I know what you’re thinking: the economy is to blame for the fact that your home won’t sell. With so many foreclosures on the market, competitive pricing is a joke. And you at least want to break even on a sale so that you don’t end up owing money for a home you no longer own. But despite the ongoing slump in the housing market, the truth is that there are still plenty of people looking to become first-time home buyers, or those looking to get out of their condo and upgrade to a house with a yard (and no HOA). So there is a potential market for your property. The real problem is that you’re facing a lot of competition at the moment, so you need to make sure that you’ve taken every other possible shortcoming into consideration. Here are just a few common reasons why your home simply may not be up to spec.
- Curb appeal. The first impression of your home is formulated before prospective buyers even cross the threshold. If they find themselves looking at landscaping that is overgrown (or dead), peeling paint, and a cracked driveway, chances are they have already formed a negative opinion of your property that will be difficult to dispel. Luckily, you can fix these eyesores with a little bit of effort and in most cases, very little funding. Aerating and watering the lawn and cutting back overgrown plants can do wonders for the look of your yard, and you might even consider putting in a few flowering plants to add a pop of eye-catching color. You might also paint the front of the house (if not the whole thing) and do what you can to spruce up the stoop, the drive, the garage, and any other visible structures.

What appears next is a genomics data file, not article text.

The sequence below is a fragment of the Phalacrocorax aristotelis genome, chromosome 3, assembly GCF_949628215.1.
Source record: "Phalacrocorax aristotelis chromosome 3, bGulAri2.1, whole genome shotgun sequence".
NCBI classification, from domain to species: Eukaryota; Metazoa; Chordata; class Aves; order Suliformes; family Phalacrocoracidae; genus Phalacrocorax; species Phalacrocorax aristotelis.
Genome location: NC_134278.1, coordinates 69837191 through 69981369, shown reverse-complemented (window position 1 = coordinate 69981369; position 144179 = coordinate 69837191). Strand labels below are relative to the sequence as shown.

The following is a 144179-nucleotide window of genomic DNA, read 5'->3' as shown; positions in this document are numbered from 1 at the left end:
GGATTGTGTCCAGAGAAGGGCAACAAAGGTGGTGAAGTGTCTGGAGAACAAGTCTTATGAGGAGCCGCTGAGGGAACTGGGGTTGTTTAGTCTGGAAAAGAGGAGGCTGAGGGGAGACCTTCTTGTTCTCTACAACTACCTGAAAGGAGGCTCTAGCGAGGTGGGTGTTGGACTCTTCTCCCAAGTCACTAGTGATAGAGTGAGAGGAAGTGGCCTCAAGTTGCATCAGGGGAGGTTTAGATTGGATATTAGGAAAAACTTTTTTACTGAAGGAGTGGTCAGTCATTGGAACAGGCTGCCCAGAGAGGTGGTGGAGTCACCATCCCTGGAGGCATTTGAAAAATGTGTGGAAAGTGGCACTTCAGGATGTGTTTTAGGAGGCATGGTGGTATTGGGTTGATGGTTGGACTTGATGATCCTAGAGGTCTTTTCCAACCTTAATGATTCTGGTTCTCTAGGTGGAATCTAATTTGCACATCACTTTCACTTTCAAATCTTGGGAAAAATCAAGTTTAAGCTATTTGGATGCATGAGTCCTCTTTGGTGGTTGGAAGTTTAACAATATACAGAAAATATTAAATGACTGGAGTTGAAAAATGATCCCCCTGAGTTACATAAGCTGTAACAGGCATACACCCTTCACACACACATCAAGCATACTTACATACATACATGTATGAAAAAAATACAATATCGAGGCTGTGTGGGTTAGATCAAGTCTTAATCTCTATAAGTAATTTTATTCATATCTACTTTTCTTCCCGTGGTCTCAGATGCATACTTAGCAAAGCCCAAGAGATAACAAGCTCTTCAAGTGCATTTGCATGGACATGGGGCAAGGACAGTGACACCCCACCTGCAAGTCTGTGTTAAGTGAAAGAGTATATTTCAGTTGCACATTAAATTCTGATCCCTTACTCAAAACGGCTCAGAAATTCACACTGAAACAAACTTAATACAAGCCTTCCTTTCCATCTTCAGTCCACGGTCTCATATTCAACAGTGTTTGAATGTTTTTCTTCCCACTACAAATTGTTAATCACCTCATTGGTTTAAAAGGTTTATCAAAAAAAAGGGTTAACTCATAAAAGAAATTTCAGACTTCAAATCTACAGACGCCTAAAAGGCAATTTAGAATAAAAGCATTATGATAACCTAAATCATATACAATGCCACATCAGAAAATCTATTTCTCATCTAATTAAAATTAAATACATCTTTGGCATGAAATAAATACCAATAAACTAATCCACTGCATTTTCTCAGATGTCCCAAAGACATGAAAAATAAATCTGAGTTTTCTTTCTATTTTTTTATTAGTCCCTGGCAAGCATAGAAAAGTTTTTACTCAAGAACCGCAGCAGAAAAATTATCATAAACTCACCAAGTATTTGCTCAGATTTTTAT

- Major flaws. Leaky roofs, faulty wiring, buckled flooring, and cracks in the foundation can delicately be called deal-breakers. In most cases your home won’t pass inspection with these glaring flaws, so if you’re trying to sell “as is” you can probably forget it – banks are already doing it for less. If you really want to unload your property you’ll either have to take a major hit on the price to make up for the cost to the new homeowner to fix these flaws, or you’ll simply have to attend to them before you sell.
- Cosmetic issues. Unsuitable interiors are the worst offenders when it comes to a failure to sell a home. Whether your colors and materials are horrendously outdated (like disco-era), you’ve left all your clutter lying around, or your house is still populated with personal items that act as a turn-off to buyers, you’re shooting yourself in the foot if you fail to stage your space properly. But you can do a lot with a fresh coat of paint, a steam-cleaned carpet, and only sparse furniture and accessories (no family photos or tchotchkes) to hint at the possibilities your home can offer.
- Overpriced. This is something you’ll certainly need to discuss with your realtor, but your best bet to price your home competitively is to check out online estate agents like those at Zillow or Zip Realty. These sites can show you how other homes for sale are priced or even how other homes in your area are valued.
- Poor exposure. If nobody is looking at your property you’re certainly not going to sell. So if you feel that your realtor isn’t pulling his weight and getting people in, think about finding yourself another agent or agency that will get you the public exposure you need to sell.